We design and build helipads for commercial and residential buildings, government installations and hospitals. The design of these helipads follows the relevant Civil Aviation Code of the country of installation. However, for countries which are signatory to the International Civil Aviation Organization (‘ICAO’), the ICAO Standards and Recommended Practices (SARPs) are usually followed. Relevant documentation here include Annex 14 (Volume II Heliports Third edition July 2009) and the Heliport Manual (9261-AN903-Third Edition 1995) and appendices. These ICAO SARPs prescribe the helipad physical characteristics, obstacle control criteria, visual aids requirements and guidance on elements such as site selection and structural design. The discussion below relates more to helipads built to ICAO and European standards, which are somewhat more stringent, than the US FAA standards.
Determination Of Helipad Size – ICAO Criteria
Helipad size determination in accordance with the current ICAO SARPs is based on a number of factors, notably the helicopter greatest overall dimension (D) and the Performance Classification of the helicopter operations. For conventional helicopters with a single main rotor, D is the overall length with the main and tail rotors turning. The ICAO SARPs assume that for elevated heliports, the FATO and TLOF are coincidental.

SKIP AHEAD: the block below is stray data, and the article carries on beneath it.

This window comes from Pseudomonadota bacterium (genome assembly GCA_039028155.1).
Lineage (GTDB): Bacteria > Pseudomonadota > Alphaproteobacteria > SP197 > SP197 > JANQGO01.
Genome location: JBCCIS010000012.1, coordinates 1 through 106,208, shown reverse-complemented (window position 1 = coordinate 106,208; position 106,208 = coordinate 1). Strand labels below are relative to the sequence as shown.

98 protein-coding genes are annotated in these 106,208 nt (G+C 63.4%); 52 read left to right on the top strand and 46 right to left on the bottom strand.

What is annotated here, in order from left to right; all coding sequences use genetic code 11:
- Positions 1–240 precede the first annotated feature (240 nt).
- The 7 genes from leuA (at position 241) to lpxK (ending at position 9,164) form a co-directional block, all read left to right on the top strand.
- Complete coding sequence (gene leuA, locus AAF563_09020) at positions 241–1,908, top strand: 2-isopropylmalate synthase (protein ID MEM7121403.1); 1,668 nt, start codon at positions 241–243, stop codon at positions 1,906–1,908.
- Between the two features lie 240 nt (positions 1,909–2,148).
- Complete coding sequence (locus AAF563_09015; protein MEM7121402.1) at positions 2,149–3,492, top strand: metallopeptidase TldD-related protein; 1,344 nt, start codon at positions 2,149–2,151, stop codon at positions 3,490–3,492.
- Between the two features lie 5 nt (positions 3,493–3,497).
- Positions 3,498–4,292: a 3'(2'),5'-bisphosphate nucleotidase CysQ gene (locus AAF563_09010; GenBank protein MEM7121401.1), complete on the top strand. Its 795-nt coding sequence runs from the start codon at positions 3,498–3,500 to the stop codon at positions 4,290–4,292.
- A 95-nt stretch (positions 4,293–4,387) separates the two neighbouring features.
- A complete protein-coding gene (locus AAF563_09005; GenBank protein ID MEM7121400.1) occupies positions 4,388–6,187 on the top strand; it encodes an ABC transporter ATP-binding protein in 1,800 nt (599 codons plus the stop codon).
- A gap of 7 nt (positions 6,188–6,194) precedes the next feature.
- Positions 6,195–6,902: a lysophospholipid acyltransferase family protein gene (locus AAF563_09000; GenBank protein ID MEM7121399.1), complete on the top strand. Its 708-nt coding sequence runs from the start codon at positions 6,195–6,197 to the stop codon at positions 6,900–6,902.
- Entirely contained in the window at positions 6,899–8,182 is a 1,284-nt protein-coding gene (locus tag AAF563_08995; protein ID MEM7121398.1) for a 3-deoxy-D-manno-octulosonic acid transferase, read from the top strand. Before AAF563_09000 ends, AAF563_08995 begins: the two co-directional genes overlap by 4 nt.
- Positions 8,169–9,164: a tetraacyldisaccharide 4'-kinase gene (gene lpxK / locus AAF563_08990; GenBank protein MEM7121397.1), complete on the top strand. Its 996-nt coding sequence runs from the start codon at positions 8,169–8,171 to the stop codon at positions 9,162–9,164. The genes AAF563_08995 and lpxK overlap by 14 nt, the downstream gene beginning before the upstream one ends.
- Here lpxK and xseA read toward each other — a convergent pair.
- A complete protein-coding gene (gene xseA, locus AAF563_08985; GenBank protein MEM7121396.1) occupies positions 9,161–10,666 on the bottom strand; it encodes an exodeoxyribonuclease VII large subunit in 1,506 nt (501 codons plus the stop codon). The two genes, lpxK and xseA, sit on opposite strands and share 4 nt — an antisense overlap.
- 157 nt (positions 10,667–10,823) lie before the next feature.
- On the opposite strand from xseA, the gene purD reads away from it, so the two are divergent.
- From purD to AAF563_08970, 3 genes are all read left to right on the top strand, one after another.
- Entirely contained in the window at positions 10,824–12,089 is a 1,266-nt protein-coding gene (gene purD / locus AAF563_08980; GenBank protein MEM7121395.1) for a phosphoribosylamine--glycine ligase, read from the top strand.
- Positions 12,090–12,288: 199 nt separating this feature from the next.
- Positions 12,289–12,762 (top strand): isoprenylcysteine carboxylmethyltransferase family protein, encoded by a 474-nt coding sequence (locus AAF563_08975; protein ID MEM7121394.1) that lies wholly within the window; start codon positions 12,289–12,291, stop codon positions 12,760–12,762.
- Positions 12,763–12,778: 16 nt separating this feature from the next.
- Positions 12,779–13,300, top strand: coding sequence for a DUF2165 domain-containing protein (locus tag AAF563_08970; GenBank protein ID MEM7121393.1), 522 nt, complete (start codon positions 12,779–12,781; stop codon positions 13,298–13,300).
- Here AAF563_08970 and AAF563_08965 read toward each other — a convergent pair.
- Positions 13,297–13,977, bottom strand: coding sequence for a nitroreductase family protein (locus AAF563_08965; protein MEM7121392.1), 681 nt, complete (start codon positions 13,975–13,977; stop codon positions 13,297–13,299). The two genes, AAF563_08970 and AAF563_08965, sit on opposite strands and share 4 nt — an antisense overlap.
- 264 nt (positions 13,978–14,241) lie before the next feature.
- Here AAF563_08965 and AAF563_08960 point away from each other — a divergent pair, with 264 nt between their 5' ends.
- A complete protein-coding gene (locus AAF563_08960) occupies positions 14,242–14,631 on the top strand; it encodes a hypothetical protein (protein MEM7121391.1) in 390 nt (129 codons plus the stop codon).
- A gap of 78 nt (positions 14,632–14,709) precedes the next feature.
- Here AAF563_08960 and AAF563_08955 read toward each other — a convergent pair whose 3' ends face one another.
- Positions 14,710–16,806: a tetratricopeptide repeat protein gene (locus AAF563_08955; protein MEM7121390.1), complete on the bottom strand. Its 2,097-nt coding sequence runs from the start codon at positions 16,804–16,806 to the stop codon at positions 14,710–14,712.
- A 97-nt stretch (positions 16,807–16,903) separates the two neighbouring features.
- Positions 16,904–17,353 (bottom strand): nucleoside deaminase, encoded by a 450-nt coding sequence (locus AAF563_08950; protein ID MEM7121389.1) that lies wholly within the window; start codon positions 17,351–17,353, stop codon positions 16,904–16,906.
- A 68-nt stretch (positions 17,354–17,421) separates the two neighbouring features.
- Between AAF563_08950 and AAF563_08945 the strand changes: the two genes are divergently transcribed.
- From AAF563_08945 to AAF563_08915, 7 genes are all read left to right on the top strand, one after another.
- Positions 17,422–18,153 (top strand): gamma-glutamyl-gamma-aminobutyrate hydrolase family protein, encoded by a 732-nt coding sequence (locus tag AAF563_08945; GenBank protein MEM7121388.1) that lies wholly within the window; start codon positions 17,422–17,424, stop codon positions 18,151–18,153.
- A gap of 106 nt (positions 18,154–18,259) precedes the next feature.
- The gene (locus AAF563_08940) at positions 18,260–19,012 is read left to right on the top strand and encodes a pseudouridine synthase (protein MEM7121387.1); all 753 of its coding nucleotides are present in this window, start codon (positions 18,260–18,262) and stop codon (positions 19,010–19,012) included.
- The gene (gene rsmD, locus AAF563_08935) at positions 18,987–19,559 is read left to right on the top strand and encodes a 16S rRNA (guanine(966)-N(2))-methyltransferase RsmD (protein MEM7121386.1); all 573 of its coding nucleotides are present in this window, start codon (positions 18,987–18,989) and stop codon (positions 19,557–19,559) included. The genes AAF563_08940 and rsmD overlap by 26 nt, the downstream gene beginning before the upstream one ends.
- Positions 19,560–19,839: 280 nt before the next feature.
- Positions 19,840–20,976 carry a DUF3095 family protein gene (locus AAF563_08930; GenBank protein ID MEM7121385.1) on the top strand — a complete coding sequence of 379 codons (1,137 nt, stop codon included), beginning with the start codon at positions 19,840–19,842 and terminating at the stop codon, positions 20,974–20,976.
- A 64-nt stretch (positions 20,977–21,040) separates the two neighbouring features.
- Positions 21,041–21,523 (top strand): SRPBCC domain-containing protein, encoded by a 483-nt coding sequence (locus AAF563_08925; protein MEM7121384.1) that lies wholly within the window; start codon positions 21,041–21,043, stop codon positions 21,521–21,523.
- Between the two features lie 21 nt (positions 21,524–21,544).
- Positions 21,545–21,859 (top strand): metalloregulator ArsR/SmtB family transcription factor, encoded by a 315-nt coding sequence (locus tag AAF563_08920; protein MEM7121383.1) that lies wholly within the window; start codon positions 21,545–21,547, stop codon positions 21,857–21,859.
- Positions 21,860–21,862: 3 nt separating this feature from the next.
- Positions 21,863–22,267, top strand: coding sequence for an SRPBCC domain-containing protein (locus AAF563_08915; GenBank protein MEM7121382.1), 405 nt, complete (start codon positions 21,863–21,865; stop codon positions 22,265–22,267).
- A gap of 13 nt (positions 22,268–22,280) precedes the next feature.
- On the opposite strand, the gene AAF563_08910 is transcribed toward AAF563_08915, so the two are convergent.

The following discussion refers to elevated heliports which are the principal application of the Astech range of helidecks.
The size of a FATO intended to be used by helicopters operated in Performance Class 1 shall be as prescribed in the helicopter flight manual (HFM) except that, in the absence of width specifications, the width shall be not less than 1 D of the largest helicopter the FATO is intended to serve.
The size of a FATO intended to be used by helicopters operated in Performance Class 2 or 3 shall be of sufficient size and shape to contain an area within which can be drawn a circle of diameter not less than 1 D of the largest helicopter when the MTOM of helicopters the FATO is intended to serve is more than 3 175 kg or 0.83 D of the largest helicopter when the MTOM of helicopters the FATO is intended to serve is 3 175 kg or less (with a recommendation that 1 D is applied for the smaller helicopters)
The FATO is surrounded by a safety area which extends beyond the FATO by nominated distance criteria including having a minimum external dimension of 2D. A notable change introduced in the third edition of Annex 14 is that the safety area need not be solid.